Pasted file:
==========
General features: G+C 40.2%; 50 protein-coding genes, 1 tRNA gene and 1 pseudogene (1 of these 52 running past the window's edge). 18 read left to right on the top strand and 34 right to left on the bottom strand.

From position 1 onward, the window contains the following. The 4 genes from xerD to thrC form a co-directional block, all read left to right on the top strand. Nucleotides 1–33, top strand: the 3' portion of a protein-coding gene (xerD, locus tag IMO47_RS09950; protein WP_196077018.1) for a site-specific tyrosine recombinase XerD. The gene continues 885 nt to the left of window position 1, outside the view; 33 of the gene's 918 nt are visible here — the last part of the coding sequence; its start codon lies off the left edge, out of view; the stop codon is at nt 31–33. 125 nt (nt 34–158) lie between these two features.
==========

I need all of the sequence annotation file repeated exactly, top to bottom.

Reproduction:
General features: G+C 40.2%; 50 protein-coding genes, 1 tRNA gene and 1 pseudogene (1 of these 52 running past the window's edge). 18 read left to right on the top strand and 34 right to left on the bottom strand.

From position 1 onward, the window contains the following. The 4 genes from xerD to thrC form a co-directional block, all read left to right on the top strand. Nucleotides 1–33, top strand: the 3' portion of a protein-coding gene (xerD, locus tag IMO47_RS09950; protein WP_196077018.1) for a site-specific tyrosine recombinase XerD. The gene continues 885 nt to the left of window position 1, outside the view; 33 of the gene's 918 nt are visible here — the last part of the coding sequence; its start codon lies off the left edge, out of view; the stop codon is at nt 31–33. 125 nt (nt 34–158) lie between these two features.